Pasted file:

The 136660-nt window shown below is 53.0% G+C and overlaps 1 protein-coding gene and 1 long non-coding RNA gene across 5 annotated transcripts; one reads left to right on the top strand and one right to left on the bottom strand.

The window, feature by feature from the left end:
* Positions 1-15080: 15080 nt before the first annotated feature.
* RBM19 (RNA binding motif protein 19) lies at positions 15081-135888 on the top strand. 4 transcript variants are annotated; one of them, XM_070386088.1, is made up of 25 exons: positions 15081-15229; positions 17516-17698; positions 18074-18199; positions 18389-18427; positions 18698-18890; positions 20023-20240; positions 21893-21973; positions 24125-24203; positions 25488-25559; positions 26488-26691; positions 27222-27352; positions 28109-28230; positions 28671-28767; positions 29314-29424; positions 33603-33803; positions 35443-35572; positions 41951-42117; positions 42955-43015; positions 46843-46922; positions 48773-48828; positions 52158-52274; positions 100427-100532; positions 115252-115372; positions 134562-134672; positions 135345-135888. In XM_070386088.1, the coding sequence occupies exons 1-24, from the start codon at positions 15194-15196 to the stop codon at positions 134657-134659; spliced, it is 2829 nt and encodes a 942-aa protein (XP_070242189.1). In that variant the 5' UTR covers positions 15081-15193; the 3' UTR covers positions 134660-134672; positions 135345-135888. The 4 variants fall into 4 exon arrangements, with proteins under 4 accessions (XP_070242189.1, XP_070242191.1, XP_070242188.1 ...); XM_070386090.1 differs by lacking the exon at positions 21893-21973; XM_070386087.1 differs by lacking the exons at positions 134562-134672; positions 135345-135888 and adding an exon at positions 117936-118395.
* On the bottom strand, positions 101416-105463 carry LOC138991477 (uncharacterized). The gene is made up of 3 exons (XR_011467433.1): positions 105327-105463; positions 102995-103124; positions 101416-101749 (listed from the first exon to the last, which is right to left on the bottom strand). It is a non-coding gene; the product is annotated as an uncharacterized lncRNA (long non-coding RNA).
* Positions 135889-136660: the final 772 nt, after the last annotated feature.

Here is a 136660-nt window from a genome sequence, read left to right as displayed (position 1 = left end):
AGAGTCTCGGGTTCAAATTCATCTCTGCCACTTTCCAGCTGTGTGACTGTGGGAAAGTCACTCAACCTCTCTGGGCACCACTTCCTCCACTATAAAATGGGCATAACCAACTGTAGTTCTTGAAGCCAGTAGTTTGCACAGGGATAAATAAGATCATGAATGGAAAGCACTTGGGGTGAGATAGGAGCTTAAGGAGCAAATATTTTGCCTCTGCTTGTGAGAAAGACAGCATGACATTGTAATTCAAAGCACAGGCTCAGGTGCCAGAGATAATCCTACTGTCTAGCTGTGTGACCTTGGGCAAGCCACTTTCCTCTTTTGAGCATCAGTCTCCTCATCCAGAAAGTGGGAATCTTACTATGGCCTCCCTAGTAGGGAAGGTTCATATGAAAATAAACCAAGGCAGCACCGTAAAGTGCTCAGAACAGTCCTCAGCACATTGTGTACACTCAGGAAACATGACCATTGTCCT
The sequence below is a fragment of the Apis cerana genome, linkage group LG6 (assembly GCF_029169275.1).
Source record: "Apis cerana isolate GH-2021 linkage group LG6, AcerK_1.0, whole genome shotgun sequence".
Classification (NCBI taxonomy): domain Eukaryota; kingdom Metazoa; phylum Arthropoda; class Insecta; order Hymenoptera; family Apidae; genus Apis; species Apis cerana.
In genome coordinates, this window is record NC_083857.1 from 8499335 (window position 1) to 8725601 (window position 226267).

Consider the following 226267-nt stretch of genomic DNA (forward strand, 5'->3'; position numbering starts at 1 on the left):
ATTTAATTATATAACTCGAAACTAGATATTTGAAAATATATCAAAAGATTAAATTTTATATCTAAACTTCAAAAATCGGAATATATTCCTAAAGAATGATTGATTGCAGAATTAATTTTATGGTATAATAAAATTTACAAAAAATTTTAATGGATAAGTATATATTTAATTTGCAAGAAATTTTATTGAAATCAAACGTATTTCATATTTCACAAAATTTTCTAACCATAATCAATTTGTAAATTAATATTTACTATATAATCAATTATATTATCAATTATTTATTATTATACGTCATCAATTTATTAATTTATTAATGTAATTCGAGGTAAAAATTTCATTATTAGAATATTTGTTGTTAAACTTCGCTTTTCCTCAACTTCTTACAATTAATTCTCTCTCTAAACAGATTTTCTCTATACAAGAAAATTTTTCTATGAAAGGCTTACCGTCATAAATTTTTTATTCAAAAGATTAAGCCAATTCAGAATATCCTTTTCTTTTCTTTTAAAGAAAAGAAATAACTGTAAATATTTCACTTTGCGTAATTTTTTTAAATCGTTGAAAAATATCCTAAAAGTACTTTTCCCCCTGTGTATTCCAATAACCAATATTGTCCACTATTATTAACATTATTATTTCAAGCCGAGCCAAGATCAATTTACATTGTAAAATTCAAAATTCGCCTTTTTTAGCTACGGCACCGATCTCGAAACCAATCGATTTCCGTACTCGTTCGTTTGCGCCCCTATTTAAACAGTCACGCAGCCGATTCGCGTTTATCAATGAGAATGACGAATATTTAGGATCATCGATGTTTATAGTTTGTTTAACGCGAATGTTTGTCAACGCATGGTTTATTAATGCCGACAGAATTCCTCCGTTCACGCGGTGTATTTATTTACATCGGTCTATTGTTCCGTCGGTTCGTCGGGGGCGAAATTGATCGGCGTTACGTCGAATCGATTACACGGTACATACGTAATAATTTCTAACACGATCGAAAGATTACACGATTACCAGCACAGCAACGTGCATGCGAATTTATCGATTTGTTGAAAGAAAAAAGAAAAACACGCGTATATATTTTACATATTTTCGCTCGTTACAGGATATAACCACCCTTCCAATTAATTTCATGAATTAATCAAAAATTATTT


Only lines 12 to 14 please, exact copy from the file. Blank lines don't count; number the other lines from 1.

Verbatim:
In genome coordinates, this window is record NC_083857.1 from 8499335 (window position 1) to 8725601 (window position 226267).

Consider the following 226267-nt stretch of genomic DNA (forward strand, 5'->3'; position numbering starts at 1 on the left):
ATTTAATTATATAACTCGAAACTAGATATTTGAAAATATATCAAAAGATTAAATTTTATATCTAAACTTCAAAAATCGGAATATATTCCTAAAGAATGATTGATTGCAGAATTAATTTTATGGTATAATAAAATTTACAAAAAATTTTAATGGATAAGTATATATTTAATTTGCAAGAAATTTTATTGAAATCAAACGTATTTCATATTTCACAAAATTTTCTAACCATAATCAATTTGTAAATTAATATTTACTATATAATCAATTATATTATCAATTATTTATTATTATACGTCATCAATTTATTAATTTATTAATGTAATTCGAGGTAAAAATTTCATTATTAGAATATTTGTTGTTAAACTTCGCTTTTCCTCAACTTCTTACAATTAATTCTCTCTCTAAACAGATTTTCTCTATACAAGAAAATTTTTCTATGAAAGGCTTACCGTCATAAATTTTTTATTCAAAAGATTAAGCCAATTCAGAATATCCTTTTCTTTTCTTTTAAAGAAAAGAAATAACTGTAAATATTTCACTTTGCGTAATTTTTTTAAATCGTTGAAAAATATCCTAAAAGTACTTTTCCCCCTGTGTATTCCAATAACCAATATTGTCCACTATTATTAACATTATTATTTCAAGCCGAGCCAAGATCAATTTACATTGTAAAATTCAAAATTCGCCTTTTTTAGCTACGGCACCGATCTCGAAACCAATCGATTTCCGTACTCGTTCGTTTGCGCCCCTATTTAAACAGTCACGCAGCCGATTCGCGTTTATCAATGAGAATGACGAATATTTAGGATCATCGATGTTTATAGTTTGTTTAACGCGAATGTTTGTCAACGCATGGTTTATTAATGCCGACAGAATTCCTCCGTTCACGCGGTGTATTTATTTACATCGGTCTATTGTTCCGTCGGTTCGTCGGGGGCGAAATTGATCGGCGTTACGTCGAATCGATTACACGGTACATACGTAATAATTTCTAACACGATCGAAAGATTACACGATTACCAGCACAGCAACGTGCATGCGAATTTATCGATTTGTTGAAAGAAAAAAGAAAAACACGCGTATATATTTTACATATTTTCGCTCGTTACAGGATATAACCACCCTTCCAATTAATTTCATGAATTAATCAAAAATTATTT